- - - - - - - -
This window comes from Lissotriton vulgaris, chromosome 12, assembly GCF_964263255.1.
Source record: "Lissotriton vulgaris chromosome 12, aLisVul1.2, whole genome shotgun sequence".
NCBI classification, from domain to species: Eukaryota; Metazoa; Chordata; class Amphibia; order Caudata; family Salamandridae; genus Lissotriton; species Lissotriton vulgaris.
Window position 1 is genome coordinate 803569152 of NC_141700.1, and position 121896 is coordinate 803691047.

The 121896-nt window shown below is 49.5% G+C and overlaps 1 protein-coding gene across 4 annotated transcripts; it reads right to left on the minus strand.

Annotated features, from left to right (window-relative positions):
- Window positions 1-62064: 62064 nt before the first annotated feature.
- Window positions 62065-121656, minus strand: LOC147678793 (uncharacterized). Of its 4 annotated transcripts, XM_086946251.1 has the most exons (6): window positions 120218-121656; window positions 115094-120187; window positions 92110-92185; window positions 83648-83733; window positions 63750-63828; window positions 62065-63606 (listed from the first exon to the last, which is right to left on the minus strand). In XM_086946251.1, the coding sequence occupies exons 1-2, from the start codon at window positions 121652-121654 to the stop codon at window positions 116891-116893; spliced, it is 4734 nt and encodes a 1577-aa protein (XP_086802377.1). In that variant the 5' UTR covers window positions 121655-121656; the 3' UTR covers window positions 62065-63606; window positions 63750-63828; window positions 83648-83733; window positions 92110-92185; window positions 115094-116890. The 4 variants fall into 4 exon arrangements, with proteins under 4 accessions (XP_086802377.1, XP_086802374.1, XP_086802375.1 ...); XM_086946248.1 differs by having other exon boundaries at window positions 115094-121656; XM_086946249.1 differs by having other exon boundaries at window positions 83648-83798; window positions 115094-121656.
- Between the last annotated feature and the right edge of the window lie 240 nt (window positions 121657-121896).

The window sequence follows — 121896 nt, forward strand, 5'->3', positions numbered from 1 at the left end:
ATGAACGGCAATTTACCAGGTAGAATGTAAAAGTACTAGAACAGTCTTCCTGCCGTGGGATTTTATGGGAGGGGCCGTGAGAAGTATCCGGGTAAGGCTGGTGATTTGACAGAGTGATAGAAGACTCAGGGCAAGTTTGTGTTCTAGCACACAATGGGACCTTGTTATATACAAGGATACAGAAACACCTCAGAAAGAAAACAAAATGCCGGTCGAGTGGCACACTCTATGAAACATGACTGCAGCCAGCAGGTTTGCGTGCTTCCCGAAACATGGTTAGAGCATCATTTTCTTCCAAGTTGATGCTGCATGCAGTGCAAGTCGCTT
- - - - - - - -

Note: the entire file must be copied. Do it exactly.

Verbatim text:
This window comes from Lissotriton vulgaris, chromosome 12, assembly GCF_964263255.1.
Source record: "Lissotriton vulgaris chromosome 12, aLisVul1.2, whole genome shotgun sequence".
NCBI classification, from domain to species: Eukaryota; Metazoa; Chordata; class Amphibia; order Caudata; family Salamandridae; genus Lissotriton; species Lissotriton vulgaris.
Window position 1 is genome coordinate 803569152 of NC_141700.1, and position 121896 is coordinate 803691047.

The 121896-nt window shown below is 49.5% G+C and overlaps 1 protein-coding gene across 4 annotated transcripts; it reads right to left on the minus strand.

Annotated features, from left to right (window-relative positions):
- Window positions 1-62064: 62064 nt before the first annotated feature.
- Window positions 62065-121656, minus strand: LOC147678793 (uncharacterized). Of its 4 annotated transcripts, XM_086946251.1 has the most exons (6): window positions 120218-121656; window positions 115094-120187; window positions 92110-92185; window positions 83648-83733; window positions 63750-63828; window positions 62065-63606 (listed from the first exon to the last, which is right to left on the minus strand). In XM_086946251.1, the coding sequence occupies exons 1-2, from the start codon at window positions 121652-121654 to the stop codon at window positions 116891-116893; spliced, it is 4734 nt and encodes a 1577-aa protein (XP_086802377.1). In that variant the 5' UTR covers window positions 121655-121656; the 3' UTR covers window positions 62065-63606; window positions 63750-63828; window positions 83648-83733; window positions 92110-92185; window positions 115094-116890. The 4 variants fall into 4 exon arrangements, with proteins under 4 accessions (XP_086802377.1, XP_086802374.1, XP_086802375.1 ...); XM_086946248.1 differs by having other exon boundaries at window positions 115094-121656; XM_086946249.1 differs by having other exon boundaries at window positions 83648-83798; window positions 115094-121656.
- Between the last annotated feature and the right edge of the window lie 240 nt (window positions 121657-121896).

The window sequence follows — 121896 nt, forward strand, 5'->3', positions numbered from 1 at the left end:
ATGAACGGCAATTTACCAGGTAGAATGTAAAAGTACTAGAACAGTCTTCCTGCCGTGGGATTTTATGGGAGGGGCCGTGAGAAGTATCCGGGTAAGGCTGGTGATTTGACAGAGTGATAGAAGACTCAGGGCAAGTTTGTGTTCTAGCACACAATGGGACCTTGTTATATACAAGGATACAGAAACACCTCAGAAAGAAAACAAAATGCCGGTCGAGTGGCACACTCTATGAAACATGACTGCAGCCAGCAGGTTTGCGTGCTTCCCGAAACATGGTTAGAGCATCATTTTCTTCCAAGTTGATGCTGCATGCAGTGCAAGTCGCTT